Former White House Chief of Staff John Kelly was slammed by top Democrats Friday after Caliburn International announced he had joined the board of the conglomerate that operates the largest facility for migrant children in the U.S.
Caliburn International’s CEO James Van Dusen said in a news release: “With four decades of military and humanitarian leadership, in-depth understanding of international affairs and knowledge of current economic drivers around the world, General Kelly is a strong strategic addition to our team.”
In December, President Trump announced that Kelly would leave his position at the end of 2018.
Some members of Congress have described “prison-like” conditions in the facility in Homestead, Fla.
Democratic members of Congress, including 2020 presidential contenders, quickly condemned Kelly’s appointment.
Sen. Elizabeth Warren, D-Mass. tweeted: “John Kelly pushed for family separation while in the White House. Now he’ll profit off of separating mamas from their babies.”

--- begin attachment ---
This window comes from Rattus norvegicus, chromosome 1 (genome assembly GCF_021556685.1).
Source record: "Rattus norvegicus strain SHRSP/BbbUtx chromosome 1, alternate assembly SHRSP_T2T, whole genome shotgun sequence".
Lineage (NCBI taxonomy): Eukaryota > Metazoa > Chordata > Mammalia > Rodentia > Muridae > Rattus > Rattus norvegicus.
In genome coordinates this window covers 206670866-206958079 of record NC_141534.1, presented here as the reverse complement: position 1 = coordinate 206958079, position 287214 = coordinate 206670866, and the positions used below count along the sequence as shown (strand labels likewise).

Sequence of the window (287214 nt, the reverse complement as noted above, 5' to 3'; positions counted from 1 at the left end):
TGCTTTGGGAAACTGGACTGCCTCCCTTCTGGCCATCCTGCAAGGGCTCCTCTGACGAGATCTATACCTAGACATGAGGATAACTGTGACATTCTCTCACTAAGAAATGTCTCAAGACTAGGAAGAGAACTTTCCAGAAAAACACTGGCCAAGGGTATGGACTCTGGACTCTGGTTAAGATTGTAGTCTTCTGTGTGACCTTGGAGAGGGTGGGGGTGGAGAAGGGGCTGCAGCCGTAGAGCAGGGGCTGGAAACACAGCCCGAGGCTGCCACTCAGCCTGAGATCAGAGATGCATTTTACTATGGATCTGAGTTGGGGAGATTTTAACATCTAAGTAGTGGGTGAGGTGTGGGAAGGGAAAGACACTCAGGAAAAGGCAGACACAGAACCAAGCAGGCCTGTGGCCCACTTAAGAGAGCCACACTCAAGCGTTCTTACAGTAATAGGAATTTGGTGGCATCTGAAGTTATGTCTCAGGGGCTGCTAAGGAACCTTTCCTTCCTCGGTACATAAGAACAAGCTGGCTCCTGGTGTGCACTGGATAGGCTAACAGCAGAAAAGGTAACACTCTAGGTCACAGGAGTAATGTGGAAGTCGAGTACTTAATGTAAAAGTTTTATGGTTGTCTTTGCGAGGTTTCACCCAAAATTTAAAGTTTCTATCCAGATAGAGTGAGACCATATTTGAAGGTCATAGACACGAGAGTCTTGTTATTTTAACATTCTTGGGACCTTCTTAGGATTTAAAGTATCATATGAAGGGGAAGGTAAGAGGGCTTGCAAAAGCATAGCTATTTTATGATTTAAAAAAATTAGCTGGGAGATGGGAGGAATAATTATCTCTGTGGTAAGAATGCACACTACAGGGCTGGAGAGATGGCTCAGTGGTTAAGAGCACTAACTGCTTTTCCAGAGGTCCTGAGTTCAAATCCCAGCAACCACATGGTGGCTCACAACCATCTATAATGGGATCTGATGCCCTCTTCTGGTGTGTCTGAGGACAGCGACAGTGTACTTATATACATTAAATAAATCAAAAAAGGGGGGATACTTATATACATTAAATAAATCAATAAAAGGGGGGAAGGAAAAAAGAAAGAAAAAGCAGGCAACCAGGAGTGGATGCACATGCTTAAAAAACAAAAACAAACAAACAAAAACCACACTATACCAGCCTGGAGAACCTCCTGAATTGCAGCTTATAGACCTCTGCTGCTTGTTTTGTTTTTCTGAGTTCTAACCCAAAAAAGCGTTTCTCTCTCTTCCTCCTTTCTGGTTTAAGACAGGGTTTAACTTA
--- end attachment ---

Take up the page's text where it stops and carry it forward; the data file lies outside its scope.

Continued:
Sen. Kamala Harris, D-Calif., another 2020 presidential contender, tweeted: “John Kelly was the architect of the Trump Administration’s cruel child separation policy. Now he will profit off the separation of families. It’s unethical. We are better than this.”
Democratic presidential contender Sen. Cory Booker, D-N.J., wrote: “Profiting from your own cruel policies. This is disgusting.”
Former Housing and Urban Development Secretary Julian Castro and 2020 presidential contender called Kelly’s appointment “unbelievable.”
"This is unforgivable," tweeted U.S. Rep. Debbie Mucarsel-Powell, who represents the district where the facility stands. "It confirms what we knew about the President — that he and the people he surrounds himself with, like John Kelly, are willing to profit off the cruel detaining of immigrant children."
Sen. Jeff Merkley, D-Ore., called Kelly “indecent” and “corrupt.”
The facility is undergoing a massive expansion and has added hundreds of beds in the past few weeks. About 2,500 children are detained there now, ages 13-17, after they crossed the U.S.-Mexico border without a parent or guardian. An executive order on ethics issued by President Donald Trump in 2017 doesn't appear to prevent Kelly and other White House officials from joining boards, but it does ban lobbying activities.
The Associated Press contributed to this report.